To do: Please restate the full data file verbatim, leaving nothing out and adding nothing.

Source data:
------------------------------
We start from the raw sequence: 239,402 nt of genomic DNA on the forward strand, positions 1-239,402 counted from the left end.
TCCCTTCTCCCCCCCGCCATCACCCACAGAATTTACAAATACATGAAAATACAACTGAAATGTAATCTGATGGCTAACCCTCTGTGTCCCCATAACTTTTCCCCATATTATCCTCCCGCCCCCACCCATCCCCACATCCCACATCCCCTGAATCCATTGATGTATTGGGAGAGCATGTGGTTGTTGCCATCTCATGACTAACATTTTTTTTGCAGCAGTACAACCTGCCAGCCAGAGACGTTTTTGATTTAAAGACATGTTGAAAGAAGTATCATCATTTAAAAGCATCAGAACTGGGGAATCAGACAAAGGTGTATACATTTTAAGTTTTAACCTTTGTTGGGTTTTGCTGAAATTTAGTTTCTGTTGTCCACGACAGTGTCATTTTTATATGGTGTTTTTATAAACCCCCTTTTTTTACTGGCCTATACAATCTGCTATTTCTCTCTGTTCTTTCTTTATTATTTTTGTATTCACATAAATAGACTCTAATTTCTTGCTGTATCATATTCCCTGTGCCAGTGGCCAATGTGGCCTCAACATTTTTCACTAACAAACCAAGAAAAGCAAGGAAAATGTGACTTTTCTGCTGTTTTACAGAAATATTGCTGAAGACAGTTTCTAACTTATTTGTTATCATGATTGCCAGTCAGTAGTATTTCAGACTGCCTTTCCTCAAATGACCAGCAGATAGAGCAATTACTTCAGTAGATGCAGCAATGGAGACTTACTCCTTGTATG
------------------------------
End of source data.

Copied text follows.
We start from the raw sequence: 239,402 nt of genomic DNA on the forward strand, positions 1-239,402 counted from the left end.
TCCCTTCTCCCCCCCGCCATCACCCACAGAATTTACAAATACATGAAAATACAACTGAAATGTAATCTGATGGCTAACCCTCTGTGTCCCCATAACTTTTCCCCATATTATCCTCCCGCCCCCACCCATCCCCACATCCCACATCCCCTGAATCCATTGATGTATTGGGAGAGCATGTGGTTGTTGCCATCTCATGACTAACATTTTTTTTGCAGCAGTACAACCTGCCAGCCAGAGACGTTTTTGATTTAAAGACATGTTGAAAGAAGTATCATCATTTAAAAGCATCAGAACTGGGGAATCAGACAAAGGTGTATACATTTTAAGTTTTAACCTTTGTTGGGTTTTGCTGAAATTTAGTTTCTGTTGTCCACGACAGTGTCATTTTTATATGGTGTTTTTATAAACCCCCTTTTTTTACTGGCCTATACAATCTGCTATTTCTCTCTGTTCTTTCTTTATTATTTTTGTATTCACATAAATAGACTCTAATTTCTTGCTGTATCATATTCCCTGTGCCAGTGGCCAATGTGGCCTCAACATTTTTCACTAACAAACCAAGAAAAGCAAGGAAAATGTGACTTTTCTGCTGTTTTACAGAAATATTGCTGAAGACAGTTTCTAACTTATTTGTTATCATGATTGCCAGTCAGTAGTATTTCAGACTGCCTTTCCTCAAATGACCAGCAGATAGAGCAATTACTTCAGTAGATGCAGCAATGGAGACTTACTCCTTGTATG